# [Python-ideas] Support floating-point values in collections.Counter

Paul Moore p.f.moore at gmail.com
Wed Dec 20 05:05:22 EST 2017

```On 20 December 2017 at 03:09, Joel Croteau <jcroteau at gmail.com> wrote:
> Well here is some code I wrote recently to build a histogram over a weighted
> graph, before becoming aware that Counter existed (score is a float here):
>
> from collections import defaultdict
>
> total_score_by_depth = defaultdict(float)
> total_items_by_depth = defaultdict(int)
> num_nodes_by_score = defaultdict(int)
> num_nodes_by_log_score = defaultdict(int)
> num_edges_by_score = defaultdict(int)
> for state in iter_graph_components():
>     try:
>         # There is probably some overlap here
>         ak = state['ak']
>         _, c = ak.score_paths(max_depth=15)
>         for edge in state['graph'].edges:
>             num_edges_by_score[np.ceil(20.0 * edge.score) / 20.0] += 1
>         for node in c.nodes:
>             total_score_by_depth[node.depth] += node.score
>             total_items_by_depth[node.depth] += 1
>             num_nodes_by_score[np.ceil(20.0 * node.score) / 20.0] += 1
>             num_nodes_by_log_score[np.ceil(-np.log10(node.score))] += 1
>         num_nodes_by_score[0.0] += len(state['graph'].nodes) - len(c.nodes)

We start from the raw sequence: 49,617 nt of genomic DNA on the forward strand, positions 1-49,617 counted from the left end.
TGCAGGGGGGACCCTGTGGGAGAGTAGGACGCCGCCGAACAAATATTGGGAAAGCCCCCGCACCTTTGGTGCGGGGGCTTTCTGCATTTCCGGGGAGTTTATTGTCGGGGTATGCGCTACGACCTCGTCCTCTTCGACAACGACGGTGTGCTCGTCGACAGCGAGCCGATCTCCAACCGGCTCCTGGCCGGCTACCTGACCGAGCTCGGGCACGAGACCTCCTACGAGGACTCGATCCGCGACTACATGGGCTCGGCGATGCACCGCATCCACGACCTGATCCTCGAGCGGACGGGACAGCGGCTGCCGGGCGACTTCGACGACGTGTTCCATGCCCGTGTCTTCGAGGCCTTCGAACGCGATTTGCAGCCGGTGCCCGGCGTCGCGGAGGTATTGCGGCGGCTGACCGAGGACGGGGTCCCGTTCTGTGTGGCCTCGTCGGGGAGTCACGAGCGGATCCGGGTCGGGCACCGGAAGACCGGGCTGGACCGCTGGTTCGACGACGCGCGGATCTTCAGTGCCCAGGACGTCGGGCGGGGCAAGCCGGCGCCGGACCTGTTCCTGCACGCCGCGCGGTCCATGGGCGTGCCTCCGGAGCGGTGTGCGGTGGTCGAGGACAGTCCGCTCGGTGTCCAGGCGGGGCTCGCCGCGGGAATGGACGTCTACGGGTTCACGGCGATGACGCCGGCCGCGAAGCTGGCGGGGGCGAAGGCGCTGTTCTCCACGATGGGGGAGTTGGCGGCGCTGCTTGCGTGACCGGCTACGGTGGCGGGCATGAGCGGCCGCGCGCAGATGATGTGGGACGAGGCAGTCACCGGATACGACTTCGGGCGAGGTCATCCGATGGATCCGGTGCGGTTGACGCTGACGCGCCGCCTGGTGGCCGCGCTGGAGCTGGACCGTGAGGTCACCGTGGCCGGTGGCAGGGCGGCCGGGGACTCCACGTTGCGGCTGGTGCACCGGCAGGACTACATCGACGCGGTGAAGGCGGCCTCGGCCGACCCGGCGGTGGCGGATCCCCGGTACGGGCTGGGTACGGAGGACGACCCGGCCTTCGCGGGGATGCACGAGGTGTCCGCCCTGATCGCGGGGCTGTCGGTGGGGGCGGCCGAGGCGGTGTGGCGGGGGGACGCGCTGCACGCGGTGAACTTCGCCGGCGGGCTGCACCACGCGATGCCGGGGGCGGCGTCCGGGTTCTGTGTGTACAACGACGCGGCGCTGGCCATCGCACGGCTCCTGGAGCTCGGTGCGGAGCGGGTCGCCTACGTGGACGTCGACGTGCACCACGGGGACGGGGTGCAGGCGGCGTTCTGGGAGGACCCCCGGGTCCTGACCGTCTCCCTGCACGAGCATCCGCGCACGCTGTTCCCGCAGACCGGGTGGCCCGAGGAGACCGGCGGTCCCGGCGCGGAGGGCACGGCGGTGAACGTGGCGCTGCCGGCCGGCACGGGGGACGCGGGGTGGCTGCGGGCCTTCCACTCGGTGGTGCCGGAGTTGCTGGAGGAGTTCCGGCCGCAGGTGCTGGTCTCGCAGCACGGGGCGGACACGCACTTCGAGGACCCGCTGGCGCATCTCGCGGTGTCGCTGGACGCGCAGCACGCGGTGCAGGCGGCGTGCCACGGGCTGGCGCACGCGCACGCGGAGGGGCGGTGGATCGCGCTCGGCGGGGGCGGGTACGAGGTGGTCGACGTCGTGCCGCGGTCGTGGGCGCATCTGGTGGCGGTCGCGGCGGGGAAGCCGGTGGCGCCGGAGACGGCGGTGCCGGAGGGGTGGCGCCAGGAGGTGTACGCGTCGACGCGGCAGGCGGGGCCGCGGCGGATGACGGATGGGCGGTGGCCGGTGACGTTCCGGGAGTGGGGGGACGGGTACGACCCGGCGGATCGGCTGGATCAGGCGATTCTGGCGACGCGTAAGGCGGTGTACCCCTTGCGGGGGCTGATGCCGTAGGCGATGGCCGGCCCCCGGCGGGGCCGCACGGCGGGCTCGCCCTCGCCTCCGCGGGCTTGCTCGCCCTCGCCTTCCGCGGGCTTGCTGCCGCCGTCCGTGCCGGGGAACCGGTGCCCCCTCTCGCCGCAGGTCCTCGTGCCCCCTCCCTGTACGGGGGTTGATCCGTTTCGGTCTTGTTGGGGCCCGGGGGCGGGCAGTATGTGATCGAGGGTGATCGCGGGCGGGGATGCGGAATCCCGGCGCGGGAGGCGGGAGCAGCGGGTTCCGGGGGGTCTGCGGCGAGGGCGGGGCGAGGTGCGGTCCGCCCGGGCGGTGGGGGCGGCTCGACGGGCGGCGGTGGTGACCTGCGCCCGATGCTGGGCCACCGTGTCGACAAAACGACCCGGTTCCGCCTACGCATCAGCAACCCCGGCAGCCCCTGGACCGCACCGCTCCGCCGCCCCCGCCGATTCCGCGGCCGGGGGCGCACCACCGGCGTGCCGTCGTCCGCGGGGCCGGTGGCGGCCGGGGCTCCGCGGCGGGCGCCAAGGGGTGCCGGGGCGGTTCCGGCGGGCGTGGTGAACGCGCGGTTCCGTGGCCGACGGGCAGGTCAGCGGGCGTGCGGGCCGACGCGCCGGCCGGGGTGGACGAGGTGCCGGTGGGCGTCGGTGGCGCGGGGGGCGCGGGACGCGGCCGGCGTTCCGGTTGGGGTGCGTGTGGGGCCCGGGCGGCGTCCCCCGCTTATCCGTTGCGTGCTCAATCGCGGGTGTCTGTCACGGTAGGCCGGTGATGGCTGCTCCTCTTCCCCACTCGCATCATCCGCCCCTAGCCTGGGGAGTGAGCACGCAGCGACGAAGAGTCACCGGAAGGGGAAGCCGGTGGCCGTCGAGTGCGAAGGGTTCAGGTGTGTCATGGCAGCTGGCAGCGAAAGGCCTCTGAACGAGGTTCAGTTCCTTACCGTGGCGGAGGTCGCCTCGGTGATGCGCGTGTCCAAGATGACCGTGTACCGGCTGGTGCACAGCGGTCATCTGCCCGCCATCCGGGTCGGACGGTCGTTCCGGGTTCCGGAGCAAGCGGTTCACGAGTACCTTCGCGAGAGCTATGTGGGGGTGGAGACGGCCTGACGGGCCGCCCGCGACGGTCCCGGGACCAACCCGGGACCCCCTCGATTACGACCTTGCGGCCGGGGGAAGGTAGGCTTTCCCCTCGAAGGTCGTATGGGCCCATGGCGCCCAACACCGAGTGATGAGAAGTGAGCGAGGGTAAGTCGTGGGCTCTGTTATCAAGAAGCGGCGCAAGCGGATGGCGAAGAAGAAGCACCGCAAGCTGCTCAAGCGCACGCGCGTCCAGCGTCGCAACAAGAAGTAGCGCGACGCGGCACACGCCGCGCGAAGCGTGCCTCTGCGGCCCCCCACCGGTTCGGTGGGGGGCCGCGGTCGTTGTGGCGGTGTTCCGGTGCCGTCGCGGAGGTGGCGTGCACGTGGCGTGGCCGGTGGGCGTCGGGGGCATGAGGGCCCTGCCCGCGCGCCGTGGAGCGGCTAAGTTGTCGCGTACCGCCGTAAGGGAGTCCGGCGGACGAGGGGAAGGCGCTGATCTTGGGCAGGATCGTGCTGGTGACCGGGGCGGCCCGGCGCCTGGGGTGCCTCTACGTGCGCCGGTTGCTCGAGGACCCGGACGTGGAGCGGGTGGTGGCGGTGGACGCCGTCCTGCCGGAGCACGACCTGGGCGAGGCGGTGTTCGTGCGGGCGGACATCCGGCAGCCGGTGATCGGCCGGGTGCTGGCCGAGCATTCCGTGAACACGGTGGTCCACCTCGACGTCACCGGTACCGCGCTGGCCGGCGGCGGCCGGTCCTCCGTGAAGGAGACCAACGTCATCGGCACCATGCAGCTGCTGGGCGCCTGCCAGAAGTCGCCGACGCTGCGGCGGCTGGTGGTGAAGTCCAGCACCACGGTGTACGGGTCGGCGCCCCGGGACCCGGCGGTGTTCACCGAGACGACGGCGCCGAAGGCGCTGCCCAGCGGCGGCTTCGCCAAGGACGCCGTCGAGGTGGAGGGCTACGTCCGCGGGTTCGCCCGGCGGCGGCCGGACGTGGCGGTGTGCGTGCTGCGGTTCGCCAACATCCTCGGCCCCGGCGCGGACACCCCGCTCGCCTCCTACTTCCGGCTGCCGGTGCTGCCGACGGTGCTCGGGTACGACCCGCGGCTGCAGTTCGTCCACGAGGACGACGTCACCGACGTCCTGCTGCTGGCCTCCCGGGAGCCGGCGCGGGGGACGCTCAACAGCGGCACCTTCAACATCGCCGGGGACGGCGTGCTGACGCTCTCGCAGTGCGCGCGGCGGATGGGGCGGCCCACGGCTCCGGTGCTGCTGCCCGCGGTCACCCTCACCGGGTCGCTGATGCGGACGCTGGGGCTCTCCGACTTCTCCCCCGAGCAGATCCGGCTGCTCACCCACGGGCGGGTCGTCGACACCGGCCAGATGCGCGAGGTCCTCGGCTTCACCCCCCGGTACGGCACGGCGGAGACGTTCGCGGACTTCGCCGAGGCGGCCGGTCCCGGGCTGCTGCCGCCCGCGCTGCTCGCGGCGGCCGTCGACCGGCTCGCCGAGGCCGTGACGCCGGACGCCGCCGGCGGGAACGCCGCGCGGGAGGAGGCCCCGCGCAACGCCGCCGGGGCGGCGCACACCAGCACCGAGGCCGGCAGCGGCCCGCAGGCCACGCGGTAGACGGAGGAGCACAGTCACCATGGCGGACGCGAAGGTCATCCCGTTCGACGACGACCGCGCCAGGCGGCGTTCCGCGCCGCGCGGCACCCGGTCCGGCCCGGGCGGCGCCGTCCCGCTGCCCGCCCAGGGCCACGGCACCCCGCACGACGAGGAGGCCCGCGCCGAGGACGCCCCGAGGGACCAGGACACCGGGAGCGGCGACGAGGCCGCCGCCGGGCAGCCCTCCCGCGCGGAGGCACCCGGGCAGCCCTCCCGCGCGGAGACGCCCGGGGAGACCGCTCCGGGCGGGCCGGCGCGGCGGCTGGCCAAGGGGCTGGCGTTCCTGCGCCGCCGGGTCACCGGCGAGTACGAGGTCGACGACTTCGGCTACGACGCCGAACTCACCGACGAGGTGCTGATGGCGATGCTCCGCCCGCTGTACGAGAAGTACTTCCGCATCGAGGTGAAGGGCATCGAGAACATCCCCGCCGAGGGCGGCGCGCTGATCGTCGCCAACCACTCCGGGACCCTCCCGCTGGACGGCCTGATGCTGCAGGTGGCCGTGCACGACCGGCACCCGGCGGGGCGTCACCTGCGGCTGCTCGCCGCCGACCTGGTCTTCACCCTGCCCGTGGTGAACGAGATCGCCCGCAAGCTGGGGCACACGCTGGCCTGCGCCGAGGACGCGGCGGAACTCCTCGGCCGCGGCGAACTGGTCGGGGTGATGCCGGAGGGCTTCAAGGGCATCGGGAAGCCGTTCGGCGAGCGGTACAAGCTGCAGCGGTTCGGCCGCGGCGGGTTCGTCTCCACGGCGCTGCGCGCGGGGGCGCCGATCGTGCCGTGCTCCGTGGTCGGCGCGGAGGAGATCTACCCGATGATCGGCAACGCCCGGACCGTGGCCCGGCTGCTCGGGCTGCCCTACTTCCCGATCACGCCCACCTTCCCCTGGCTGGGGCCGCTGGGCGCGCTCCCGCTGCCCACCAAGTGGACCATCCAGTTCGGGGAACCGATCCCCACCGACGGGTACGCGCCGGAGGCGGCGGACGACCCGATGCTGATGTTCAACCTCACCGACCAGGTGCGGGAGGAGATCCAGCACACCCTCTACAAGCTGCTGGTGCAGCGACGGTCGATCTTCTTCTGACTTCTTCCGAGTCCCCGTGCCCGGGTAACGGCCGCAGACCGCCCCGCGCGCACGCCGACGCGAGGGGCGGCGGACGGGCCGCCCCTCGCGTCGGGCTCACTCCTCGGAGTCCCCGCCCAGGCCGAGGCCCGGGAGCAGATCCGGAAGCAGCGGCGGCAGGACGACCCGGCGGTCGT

>         num_nodes_by_log_score[100.0] += len(state['graph'].nodes) -
> len(c.nodes)
>     except MemoryError:
>         print("Skipped massive.")
>
> Without going too much into what this does, note that I could replace the
> other defaultdicts with Counters, but I can't do the same thing with a
> total_score_by_depth, at least not without violating the API.

Hmm, OK. I can't see any huge benefit from switching to a Counter,
though. You're not using any features of a Counter that aren't shared
by a defaultdict, nor is there any code here that could be simplified
or replaced by using such features...

> I would
> suggest that with a name like Counter, treating a class like a Counter
> should be the more common use case. If it's meant to be a multiset, we
> should call it a Multiset.

Personally, I consider "counting" to be something we do with integers
(whole numbers), not with floats. So for me the name Counter clearly
implies an integer. Multiset would be a reasonable alternative name,
but Python has a tradition of using "natural language" names over
"computer science" names, so I'm not surprised Counter was chosen